The Mechanism of Radiation-Induced Segregation in Ferritic–Martensitic Alloys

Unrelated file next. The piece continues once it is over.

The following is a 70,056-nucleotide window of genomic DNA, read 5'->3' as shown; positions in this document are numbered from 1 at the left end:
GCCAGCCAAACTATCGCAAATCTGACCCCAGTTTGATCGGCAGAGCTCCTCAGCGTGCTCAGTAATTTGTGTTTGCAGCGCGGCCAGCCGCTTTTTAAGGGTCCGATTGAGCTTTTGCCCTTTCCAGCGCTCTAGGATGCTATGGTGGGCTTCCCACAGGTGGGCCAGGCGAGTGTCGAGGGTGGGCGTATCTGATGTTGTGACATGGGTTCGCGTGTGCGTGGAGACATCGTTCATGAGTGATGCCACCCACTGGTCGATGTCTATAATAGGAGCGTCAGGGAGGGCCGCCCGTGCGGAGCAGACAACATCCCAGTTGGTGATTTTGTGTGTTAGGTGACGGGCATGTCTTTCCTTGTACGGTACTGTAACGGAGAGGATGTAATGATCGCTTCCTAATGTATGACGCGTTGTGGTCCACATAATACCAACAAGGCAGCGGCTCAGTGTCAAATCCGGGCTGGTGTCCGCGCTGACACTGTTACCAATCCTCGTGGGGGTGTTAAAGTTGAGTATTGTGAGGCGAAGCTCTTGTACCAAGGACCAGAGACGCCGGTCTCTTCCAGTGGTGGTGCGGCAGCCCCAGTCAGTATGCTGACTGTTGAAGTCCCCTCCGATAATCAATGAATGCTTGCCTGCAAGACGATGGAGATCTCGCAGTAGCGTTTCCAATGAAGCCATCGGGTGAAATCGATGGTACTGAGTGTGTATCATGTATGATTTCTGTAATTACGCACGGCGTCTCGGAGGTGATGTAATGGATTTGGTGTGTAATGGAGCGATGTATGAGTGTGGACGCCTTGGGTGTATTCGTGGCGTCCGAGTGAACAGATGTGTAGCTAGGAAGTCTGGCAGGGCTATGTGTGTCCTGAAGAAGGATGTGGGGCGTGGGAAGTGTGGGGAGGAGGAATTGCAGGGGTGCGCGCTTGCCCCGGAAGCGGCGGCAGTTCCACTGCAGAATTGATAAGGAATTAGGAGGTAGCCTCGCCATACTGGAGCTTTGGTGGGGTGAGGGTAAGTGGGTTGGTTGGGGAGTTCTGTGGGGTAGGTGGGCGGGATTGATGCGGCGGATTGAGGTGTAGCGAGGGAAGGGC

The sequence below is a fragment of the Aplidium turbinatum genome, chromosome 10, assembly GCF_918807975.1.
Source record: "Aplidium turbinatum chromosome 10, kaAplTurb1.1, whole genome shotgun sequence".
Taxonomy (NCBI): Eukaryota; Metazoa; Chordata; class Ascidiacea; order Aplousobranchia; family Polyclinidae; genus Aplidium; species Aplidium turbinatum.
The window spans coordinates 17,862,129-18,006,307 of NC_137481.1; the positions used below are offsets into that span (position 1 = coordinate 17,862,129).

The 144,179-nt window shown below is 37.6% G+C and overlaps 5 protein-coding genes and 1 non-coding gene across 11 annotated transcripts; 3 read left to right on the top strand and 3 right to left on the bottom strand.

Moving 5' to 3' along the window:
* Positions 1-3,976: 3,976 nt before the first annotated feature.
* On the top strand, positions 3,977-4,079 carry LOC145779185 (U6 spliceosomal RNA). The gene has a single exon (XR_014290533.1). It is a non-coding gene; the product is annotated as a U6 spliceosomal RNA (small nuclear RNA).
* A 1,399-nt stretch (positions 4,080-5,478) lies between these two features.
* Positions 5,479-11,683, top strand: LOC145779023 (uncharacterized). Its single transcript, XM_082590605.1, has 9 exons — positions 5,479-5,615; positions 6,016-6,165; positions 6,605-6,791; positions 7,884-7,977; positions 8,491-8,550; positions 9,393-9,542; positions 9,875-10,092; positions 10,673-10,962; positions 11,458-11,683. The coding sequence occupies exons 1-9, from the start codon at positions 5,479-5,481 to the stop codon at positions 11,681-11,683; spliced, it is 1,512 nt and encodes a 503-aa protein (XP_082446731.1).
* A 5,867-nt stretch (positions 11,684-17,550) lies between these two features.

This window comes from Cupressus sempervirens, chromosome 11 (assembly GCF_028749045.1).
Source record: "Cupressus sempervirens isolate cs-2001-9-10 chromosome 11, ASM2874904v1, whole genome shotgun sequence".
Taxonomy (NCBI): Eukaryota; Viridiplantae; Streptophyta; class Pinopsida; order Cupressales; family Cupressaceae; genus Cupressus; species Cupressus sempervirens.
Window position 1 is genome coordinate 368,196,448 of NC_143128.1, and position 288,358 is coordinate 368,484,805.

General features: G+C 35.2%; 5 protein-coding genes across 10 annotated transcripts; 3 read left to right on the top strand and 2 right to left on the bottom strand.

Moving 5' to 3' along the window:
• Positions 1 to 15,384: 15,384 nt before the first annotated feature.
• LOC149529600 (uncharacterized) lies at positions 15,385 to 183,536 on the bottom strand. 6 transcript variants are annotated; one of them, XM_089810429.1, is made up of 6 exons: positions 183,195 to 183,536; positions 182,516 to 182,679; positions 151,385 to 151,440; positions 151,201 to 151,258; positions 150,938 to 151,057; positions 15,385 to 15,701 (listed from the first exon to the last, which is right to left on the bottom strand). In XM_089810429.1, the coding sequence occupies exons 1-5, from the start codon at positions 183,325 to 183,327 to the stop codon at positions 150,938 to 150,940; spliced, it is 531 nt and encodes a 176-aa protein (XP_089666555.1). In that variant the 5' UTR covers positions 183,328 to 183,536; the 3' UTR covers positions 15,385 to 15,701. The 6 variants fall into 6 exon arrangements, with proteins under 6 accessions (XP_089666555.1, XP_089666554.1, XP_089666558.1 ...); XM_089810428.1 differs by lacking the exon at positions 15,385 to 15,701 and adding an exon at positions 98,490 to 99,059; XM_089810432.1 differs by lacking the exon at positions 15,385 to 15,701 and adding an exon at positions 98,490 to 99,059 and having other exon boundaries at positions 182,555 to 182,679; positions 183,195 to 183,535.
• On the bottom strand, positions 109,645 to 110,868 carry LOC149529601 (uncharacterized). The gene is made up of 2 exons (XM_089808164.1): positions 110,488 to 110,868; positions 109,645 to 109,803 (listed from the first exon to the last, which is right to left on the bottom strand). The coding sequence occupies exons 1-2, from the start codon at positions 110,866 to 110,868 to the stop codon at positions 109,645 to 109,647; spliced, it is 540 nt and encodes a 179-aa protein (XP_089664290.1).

The mechanism of radiation-induced segregation in Fe–Cr alloys was modeled using the inverse Kirkendall mechanism and compared to experimental measurements over a range of temperatures, bulk Cr compositions, and irradiation dose. The model showed that over a large temperature range chromium was enriched at sinks by interstitial migration, and at very high temperatures it was depleted by diffusing opposite to the vacancy flux. Experimental results and model predictions were in good qualitative and quantitative agreement with regard to the temperature dependence of segregation and the crossover from Cr enrichment to Cr depletion. The inverse Kirkendall mechanism was also in agreement with experimental findings that observed a decreasing amount of Cr enrichment with increasing bulk Cr composition. The effects of solute drag were modeled within the inverse Kirkendall framework, but were unable to account for either the crossover from Cr enrichment to Cr depletion or the magnitudes of segregation measured in experiments.